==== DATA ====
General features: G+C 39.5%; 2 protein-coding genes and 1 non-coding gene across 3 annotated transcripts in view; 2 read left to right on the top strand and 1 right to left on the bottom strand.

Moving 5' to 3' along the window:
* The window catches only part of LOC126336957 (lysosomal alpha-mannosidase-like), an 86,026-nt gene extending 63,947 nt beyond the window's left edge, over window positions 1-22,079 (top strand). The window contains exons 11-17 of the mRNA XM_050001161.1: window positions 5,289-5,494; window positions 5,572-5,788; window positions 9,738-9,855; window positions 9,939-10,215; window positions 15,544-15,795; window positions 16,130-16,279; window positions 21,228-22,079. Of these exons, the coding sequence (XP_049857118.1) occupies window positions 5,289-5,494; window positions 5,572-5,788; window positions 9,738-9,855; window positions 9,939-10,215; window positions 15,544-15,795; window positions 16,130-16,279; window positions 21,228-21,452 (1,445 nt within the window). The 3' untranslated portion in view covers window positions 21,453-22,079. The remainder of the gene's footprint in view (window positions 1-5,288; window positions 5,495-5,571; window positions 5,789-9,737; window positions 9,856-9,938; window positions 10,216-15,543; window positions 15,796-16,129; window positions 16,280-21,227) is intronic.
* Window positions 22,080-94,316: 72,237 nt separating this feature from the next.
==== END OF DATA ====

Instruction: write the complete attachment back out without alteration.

General features: G+C 39.5%; 2 protein-coding genes and 1 non-coding gene across 3 annotated transcripts in view; 2 read left to right on the top strand and 1 right to left on the bottom strand.

Moving 5' to 3' along the window:
* The window catches only part of LOC126336957 (lysosomal alpha-mannosidase-like), an 86,026-nt gene extending 63,947 nt beyond the window's left edge, over window positions 1-22,079 (top strand). The window contains exons 11-17 of the mRNA XM_050001161.1: window positions 5,289-5,494; window positions 5,572-5,788; window positions 9,738-9,855; window positions 9,939-10,215; window positions 15,544-15,795; window positions 16,130-16,279; window positions 21,228-22,079. Of these exons, the coding sequence (XP_049857118.1) occupies window positions 5,289-5,494; window positions 5,572-5,788; window positions 9,738-9,855; window positions 9,939-10,215; window positions 15,544-15,795; window positions 16,130-16,279; window positions 21,228-21,452 (1,445 nt within the window). The 3' untranslated portion in view covers window positions 21,453-22,079. The remainder of the gene's footprint in view (window positions 1-5,288; window positions 5,495-5,571; window positions 5,789-9,737; window positions 9,856-9,938; window positions 10,216-15,543; window positions 15,796-16,129; window positions 16,280-21,227) is intronic.
* Window positions 22,080-94,316: 72,237 nt separating this feature from the next.